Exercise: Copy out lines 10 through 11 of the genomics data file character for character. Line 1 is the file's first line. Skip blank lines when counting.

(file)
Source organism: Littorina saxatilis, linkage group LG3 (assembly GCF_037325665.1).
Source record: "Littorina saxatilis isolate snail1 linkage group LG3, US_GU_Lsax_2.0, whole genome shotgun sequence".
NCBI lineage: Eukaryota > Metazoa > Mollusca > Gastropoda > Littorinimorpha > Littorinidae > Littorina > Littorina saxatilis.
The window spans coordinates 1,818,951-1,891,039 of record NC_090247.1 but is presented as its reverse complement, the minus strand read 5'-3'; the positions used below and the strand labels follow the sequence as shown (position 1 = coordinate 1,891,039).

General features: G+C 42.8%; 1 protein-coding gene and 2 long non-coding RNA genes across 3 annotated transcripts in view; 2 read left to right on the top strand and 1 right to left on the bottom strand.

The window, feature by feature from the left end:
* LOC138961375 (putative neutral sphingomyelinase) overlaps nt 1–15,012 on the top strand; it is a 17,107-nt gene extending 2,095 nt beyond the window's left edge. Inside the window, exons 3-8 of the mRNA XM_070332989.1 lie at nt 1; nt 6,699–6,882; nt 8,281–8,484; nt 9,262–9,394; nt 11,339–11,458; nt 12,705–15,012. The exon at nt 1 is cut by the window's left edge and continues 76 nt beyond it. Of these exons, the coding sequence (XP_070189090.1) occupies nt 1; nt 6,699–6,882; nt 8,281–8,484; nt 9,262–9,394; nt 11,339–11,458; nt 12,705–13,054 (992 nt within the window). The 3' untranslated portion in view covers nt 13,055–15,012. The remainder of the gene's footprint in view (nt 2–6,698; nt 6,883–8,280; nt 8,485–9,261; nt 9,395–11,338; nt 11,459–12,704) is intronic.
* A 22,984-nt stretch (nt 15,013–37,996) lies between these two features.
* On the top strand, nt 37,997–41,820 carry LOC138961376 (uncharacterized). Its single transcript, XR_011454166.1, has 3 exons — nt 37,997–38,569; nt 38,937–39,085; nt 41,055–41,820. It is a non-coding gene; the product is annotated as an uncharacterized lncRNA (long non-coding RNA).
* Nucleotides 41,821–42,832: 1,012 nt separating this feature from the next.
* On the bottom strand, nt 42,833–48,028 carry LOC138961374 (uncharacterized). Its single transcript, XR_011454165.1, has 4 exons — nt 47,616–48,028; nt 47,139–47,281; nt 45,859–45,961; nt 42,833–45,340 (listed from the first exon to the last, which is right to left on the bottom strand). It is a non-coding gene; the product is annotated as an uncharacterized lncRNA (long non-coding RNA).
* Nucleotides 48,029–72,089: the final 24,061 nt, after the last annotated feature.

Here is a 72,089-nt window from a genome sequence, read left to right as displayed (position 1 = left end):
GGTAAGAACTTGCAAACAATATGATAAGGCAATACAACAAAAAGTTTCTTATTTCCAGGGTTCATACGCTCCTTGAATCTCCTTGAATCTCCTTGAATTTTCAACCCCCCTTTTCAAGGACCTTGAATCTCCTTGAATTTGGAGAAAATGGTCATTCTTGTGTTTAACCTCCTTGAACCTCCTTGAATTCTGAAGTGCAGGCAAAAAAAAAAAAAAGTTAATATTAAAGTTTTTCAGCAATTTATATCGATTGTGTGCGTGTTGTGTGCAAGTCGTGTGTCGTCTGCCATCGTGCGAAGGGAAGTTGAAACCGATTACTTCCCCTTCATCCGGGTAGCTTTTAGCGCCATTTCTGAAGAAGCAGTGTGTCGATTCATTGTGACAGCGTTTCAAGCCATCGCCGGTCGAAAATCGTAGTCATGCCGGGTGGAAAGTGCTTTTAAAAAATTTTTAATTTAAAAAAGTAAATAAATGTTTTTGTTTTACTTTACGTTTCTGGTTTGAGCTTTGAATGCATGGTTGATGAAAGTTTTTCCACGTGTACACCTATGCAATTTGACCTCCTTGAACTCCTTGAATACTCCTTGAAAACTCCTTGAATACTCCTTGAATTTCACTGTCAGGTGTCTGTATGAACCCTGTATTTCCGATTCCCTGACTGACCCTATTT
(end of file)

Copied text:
* Nucleotides 41,821–42,832: 1,012 nt separating this feature from the next.
* On the bottom strand, nt 42,833–48,028 carry LOC138961374 (uncharacterized). Its single transcript, XR_011454165.1, has 4 exons — nt 47,616–48,028; nt 47,139–47,281; nt 45,859–45,961; nt 42,833–45,340 (listed from the first exon to the last, which is right to left on the bottom strand). It is a non-coding gene; the product is annotated as an uncharacterized lncRNA (long non-coding RNA).